After a tumultuous few days at OpenAI, Sam Altman has returned to the helm. But who is the young Australian board member who was reportedly in dispute with the chief executive in the lead up to his firing?
Helen Toner, along with two of the other three board members responsible for firing Altman less than a week ago, is now off the board of OpenAI.
The new-look board, announced on Wednesday, is chaired by Bret Taylor, the former co-chief executive of software firm Salesforce and includes Larry Summers, the former US treasury secretary, and Adam D’Angelo, the tech entrepreneur and existing board member who also played a role in Altman’s firing.
The move to reinstate Altman and reform the board appears to have staved off an exodus of nearly all of OpenAI’s 750-plus workforce, who had threatened to quit if Altman was not reinstated.
Toner, a 30-something University of Melbourne graduate, was on the OpenAI board for two years until Wednesday and is the director of strategy at Georgetown’s Center for Security and Emerging Technology (CSET). She joined the company after a career studying AI and the relationship between the United States and China.
In appointing her to the board, OpenAI said that Toner was a trusted voice on the national security implications of AI and machine learning and advocated for transparency on AI issues to reduce risk.
Altman said in the statement at the time that Toner “brings an understanding of the global AI landscape with an emphasis on safety, which is critical for our efforts and mission.” However, it appears Toner’s research work on AI safety at CSET might have been the catalyst that led to the past week of turmoil at Open AI.
The New York Times reported this week that in the weeks leading up to Altman’s firing, he and Toner had discussed an October paper she had co-authored for CSET.
In the paper, OpenAI is criticised for releasing ChatGPT at the end of last year, sparking “a sense of urgency inside major tech companies”, like Google, to ensure they did not fall behind and prompting competitors to “accelerate or circumvent internal safety and ethics review processes”.
The paper then goes on to detail how OpenAI’s competitor, Anthropic, had previously decided to delay the release of its own chatbot, Claude, in order to avoid “advanc[ing] the rate of AI capabilities progress”.
“Anthropic had deliberately decided not to productize its technology in order to avoid stoking the flames of AI hype,” the paper states. “Once a similar product (ChatGPT) was released by another company, this reason not to release Claude was obviated, so Anthropic began offering beta access to test users before officially releasing Claude as a product in March.”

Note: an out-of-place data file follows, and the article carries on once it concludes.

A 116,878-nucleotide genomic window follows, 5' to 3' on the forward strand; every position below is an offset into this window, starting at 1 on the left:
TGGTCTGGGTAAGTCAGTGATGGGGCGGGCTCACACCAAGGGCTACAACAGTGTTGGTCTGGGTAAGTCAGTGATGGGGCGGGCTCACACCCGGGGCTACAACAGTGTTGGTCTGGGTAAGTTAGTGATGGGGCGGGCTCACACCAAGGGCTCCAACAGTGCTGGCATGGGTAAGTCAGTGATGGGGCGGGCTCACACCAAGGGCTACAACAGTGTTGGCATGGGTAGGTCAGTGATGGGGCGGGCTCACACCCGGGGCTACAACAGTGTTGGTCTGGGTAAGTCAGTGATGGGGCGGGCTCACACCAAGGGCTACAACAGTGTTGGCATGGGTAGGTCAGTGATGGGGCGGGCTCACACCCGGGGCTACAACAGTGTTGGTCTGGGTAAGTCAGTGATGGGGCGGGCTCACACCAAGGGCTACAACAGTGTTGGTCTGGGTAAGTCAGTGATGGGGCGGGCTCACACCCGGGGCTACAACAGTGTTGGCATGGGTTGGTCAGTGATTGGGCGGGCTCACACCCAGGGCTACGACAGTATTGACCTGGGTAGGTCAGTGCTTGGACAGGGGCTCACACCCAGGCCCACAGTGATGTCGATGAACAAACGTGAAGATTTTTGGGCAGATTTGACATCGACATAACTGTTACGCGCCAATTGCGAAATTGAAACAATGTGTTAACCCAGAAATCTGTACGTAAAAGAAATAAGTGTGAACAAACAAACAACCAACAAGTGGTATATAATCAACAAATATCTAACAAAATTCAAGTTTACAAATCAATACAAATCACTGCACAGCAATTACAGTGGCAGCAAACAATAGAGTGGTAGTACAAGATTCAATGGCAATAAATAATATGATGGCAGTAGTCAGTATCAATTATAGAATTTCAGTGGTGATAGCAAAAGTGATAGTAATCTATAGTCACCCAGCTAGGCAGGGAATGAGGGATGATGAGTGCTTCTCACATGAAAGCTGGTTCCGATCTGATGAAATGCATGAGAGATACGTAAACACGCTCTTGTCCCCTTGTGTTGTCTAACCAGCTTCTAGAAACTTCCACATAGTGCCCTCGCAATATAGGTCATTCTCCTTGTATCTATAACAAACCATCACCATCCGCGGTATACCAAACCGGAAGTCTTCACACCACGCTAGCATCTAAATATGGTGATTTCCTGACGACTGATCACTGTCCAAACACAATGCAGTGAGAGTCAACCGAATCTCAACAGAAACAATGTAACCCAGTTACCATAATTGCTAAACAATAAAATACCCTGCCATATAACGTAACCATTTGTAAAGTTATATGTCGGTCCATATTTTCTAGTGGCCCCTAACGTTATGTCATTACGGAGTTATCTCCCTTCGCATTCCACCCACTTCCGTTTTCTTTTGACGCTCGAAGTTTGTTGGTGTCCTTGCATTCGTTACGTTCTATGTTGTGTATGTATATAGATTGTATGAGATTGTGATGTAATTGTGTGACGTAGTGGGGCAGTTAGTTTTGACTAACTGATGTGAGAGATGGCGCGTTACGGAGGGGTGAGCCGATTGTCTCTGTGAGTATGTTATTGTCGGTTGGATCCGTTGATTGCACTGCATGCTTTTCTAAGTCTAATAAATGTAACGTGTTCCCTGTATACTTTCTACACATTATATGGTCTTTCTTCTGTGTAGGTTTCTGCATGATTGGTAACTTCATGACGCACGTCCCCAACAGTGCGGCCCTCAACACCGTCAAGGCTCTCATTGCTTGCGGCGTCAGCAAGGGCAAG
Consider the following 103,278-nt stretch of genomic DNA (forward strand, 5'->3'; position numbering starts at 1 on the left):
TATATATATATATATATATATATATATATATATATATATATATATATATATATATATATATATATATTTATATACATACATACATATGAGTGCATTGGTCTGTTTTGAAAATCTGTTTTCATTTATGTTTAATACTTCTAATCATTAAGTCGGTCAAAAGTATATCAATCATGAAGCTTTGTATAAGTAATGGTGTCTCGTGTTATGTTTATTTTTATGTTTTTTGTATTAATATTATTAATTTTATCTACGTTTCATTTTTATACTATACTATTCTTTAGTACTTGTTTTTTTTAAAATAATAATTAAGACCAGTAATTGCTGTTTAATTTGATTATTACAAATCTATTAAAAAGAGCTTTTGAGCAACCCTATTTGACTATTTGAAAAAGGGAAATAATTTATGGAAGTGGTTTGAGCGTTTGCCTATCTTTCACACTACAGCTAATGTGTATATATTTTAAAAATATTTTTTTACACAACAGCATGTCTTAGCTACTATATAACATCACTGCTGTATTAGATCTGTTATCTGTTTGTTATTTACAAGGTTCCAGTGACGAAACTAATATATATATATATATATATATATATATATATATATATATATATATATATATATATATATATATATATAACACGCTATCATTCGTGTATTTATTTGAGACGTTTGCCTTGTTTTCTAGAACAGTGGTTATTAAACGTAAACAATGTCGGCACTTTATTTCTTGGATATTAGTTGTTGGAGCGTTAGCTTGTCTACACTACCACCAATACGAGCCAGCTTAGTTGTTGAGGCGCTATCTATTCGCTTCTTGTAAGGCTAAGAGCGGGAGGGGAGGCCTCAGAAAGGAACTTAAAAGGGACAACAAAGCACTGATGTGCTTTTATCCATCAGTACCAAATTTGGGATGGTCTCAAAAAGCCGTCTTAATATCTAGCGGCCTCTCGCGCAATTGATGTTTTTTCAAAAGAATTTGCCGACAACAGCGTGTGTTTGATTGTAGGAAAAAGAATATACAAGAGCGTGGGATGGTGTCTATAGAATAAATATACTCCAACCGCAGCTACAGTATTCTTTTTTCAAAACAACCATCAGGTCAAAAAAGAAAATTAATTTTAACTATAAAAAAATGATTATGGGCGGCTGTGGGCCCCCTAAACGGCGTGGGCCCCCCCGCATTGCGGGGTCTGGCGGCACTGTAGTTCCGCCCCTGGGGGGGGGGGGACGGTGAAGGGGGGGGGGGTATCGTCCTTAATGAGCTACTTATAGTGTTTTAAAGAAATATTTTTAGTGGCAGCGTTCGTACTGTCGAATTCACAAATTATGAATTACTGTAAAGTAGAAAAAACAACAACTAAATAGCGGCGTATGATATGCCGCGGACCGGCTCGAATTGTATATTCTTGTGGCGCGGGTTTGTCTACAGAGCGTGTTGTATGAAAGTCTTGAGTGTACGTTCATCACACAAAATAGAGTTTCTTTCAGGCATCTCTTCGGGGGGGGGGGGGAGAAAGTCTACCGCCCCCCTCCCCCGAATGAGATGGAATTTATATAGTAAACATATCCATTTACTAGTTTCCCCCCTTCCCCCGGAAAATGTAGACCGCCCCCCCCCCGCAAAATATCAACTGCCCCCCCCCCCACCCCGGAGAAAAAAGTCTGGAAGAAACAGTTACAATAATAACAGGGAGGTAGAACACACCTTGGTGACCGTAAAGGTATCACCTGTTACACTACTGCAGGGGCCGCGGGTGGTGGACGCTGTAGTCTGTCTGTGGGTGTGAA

The NYTimes report said Altman complained in an email about the paper’s criticism of OpenAI and its praise of Anthropic’s approach. The report said Toner defended the academic paper as an analysis of the challenges in developing AI.
But Altman reportedly said it amounted to criticism from a board member and indicated it was damaging to OpenAI.
At the time of Altman’s firing, the former board said he was sacked over a failure to be “candid in his communications”, but it declined to give details over what communications it was referring to.
Since living in the US, Toner’s Australian accent appears to have faded, but as recently as 2019 Toner was not a US citizen, noting at the time that not being a US citizen prevented her from accessing some security clearances for her work.
“I’m very fortunate to be Australian, which I think is possibly the least suspicious country from a US perspective,” she said on the 80,000 hours podcast.
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“There are some clearances that are open to people from the Five Eyes countries. That’s an intelligence alliance between the US, UK, Canada, New Zealand, Australia. But the types of clearances that would relevant to me, I would need to be a US citizen,” she said.
Toner has described herself in the past as an effective altruist, a philosophical movement that supports the maximisation of earnings in order to maximise charitable donations.
Toner worked at GiveWell, an effective altruism charity, in 2015 to 2016. In a speech she gave during the time, she said her view on good management at GiveWell was encapsulated in a meeting with a co-founder who asked her what her least favourite thing about working at the organisation was. She replied it was a lack of SodaStreams in the office. The founders then bought one, she said.
“It demonstrates the importance of giving people lots of opportunities to communicate,” she said, and also allowed employees to give negative feedback.
Toner said 95% of the charity’s internal communication was done via emoji, and highlighted the thumbs up and the “TMI” emoji as two favourites to indicate approval, or something a fellow employee didn’t need to know.
“I think it’s really, really useful to have these two options … I think they’re an example of making it simple to check in and to drive a project forward by yourself but make it simple to go to others with your manager.”
Crikey reported this week Toner’s former classmates and fellow youth United Nations participants described her as high achieving, nice and very smart.
Guardian Australia put questions to Toner via LinkedIn but did not received a response by deadline. Comment was also sought from OpenAI.
In her first tweet since OpenAI revealed the new board and the return of Altman, Toner said “And now, we all get some sleep.”